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Sex Offender Registration And Notification Act (SORNA)

Sex Offender Registration and Notification Act (SORNA)

          Title 1 of the Adam Walsh Child Protection and Safety Act of 2006 established a comprehensive, national sex offender registration system called the Sex Offender Registration and Notification Act (SORNA).  SORNA aims to close potential gaps and loopholes that existed under prior laws, and to strengthen the nationwide network of sex offender registrations.

Purposes of the Sex Offender Registration and Notification Act (SORNA)

          Sex offender registration and notification programs are important for public safety purposes.  Sex offender registration is a system for monitoring and tracking sex offenders following their release into the community.  The registration provides important information about convicted sex offenders to local and federal authorities and the public, such as offender's name, current location and past offenses.  Currently, the means of public notification includes sex offender websites in all states, the District of Columbia, and some territories.  Some states involve other forms of notice. (For the list of State by State Sex Offender Registries, click here).
          Within a specified timeframe, each jurisdiction is required to comply with the federal standards outlined in the Sex Offender Registration and Notification Act (SORNA).  Jurisdictions include all 50 states, the District of Columbia, the principal U.S. territories, and federally recognized Indian tribes.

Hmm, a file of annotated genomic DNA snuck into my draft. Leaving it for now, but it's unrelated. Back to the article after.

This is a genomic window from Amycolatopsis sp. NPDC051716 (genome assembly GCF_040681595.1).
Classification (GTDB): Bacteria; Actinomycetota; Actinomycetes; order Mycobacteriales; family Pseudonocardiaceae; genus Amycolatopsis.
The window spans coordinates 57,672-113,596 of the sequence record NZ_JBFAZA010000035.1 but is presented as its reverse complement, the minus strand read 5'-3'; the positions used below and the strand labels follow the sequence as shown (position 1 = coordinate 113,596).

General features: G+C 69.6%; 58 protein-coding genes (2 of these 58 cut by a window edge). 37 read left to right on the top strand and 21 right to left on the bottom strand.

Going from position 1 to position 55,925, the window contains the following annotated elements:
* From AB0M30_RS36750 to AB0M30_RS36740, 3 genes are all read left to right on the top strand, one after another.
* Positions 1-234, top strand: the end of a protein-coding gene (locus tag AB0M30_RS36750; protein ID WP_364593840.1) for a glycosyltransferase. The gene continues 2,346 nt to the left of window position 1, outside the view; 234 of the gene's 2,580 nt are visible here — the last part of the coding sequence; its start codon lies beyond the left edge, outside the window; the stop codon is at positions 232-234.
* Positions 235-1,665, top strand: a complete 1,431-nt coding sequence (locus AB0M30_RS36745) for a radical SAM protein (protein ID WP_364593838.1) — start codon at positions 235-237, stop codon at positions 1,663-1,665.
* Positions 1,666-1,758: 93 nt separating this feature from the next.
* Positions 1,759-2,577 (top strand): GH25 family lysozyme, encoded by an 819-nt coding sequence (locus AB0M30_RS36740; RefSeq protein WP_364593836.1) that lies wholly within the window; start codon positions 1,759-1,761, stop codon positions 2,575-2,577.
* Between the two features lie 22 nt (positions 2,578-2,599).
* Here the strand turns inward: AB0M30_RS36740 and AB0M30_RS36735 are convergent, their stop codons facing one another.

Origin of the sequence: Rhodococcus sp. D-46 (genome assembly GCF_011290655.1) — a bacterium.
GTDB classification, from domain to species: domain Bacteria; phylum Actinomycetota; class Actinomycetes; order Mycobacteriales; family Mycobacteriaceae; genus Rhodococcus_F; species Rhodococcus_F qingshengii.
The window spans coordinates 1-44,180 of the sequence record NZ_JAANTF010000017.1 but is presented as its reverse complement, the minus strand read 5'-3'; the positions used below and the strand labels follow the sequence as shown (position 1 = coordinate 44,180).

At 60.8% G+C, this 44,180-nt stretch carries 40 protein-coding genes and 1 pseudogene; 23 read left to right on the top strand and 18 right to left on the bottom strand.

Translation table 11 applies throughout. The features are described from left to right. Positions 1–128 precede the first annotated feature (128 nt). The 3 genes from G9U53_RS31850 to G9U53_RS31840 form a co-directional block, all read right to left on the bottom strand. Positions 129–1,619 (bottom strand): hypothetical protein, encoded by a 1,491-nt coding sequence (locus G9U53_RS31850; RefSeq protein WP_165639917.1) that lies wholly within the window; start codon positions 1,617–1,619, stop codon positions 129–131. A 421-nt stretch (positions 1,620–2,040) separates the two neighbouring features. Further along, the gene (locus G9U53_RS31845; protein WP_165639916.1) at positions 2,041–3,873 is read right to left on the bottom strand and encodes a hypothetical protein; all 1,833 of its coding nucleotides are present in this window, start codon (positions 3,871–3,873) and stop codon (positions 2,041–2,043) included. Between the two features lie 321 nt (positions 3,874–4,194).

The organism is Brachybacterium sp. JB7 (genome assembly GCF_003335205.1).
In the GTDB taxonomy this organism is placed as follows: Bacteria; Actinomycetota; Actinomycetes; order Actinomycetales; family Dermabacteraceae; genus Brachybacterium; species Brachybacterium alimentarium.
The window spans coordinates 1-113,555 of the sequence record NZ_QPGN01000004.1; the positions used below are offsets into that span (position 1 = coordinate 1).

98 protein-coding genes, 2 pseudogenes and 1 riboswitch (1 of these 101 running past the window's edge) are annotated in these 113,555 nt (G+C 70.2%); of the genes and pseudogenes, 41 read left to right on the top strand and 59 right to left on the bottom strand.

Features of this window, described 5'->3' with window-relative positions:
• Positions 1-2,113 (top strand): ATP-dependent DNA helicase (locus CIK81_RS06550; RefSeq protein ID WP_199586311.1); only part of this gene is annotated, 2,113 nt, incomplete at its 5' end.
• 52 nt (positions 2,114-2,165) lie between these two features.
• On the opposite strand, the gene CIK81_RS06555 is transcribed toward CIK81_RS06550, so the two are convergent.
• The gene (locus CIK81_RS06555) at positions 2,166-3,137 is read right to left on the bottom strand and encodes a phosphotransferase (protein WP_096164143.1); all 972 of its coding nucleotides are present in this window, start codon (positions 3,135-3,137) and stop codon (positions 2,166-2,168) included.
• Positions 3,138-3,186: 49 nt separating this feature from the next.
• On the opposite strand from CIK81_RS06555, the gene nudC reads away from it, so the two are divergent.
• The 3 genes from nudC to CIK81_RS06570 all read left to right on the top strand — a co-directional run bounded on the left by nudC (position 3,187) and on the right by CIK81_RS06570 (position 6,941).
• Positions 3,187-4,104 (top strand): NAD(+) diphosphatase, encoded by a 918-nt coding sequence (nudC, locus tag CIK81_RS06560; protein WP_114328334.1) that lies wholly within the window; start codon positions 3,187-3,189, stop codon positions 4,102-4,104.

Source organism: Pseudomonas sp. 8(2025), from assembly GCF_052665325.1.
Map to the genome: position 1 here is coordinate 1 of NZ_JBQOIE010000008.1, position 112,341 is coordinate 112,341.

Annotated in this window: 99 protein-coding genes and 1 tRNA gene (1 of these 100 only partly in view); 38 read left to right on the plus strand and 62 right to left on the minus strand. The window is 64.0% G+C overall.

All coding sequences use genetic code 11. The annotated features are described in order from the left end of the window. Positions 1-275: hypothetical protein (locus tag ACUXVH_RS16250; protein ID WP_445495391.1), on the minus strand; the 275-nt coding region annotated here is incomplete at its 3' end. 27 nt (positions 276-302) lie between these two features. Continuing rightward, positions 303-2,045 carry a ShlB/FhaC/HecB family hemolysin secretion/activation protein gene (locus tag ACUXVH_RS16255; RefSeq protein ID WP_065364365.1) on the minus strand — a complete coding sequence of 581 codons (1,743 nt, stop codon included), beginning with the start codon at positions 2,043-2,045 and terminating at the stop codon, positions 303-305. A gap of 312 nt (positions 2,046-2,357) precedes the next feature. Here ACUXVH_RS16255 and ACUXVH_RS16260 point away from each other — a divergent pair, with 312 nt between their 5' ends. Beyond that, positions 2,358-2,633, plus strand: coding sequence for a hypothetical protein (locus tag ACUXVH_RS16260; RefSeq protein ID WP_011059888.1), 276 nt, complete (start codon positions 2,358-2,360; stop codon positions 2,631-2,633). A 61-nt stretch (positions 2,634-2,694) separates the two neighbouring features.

Failure to Register           

           It is a federal crime for an individual to knowingly fail to register or update his or her registration as required pursuant to the Sex Offender Registration and Notification Act (SORNA).  For example, a sex offender is required to update their registration in each jurisdiction they reside, are employed, or attend school.  Offenders convicted of this crime face statutory penalties (For more information, see Citizen's Guide to Federal Law on Sex Offender Registration).

CEOS’s Role

         CEOS works with the High Technology Investigative Unit (HTIU), the Federal Bureau of Investigation (FBI) and United States Attorney's Offices around the country to investigate and prosecute sex offenders who fail to register pursuant to the Sex Offender Registration and Notification Act (SORNA).
          In addition, CEOS attorneys conduct trainings to educate law enforcement officials, investigators, prosecutors, and others about the national sex offender registration system.  Moreover, CEOS designs, implements, and supports strategies, legislative proposals, and policy initiatives relating to the enforcement of SORNA.



Updated March 6, 2018

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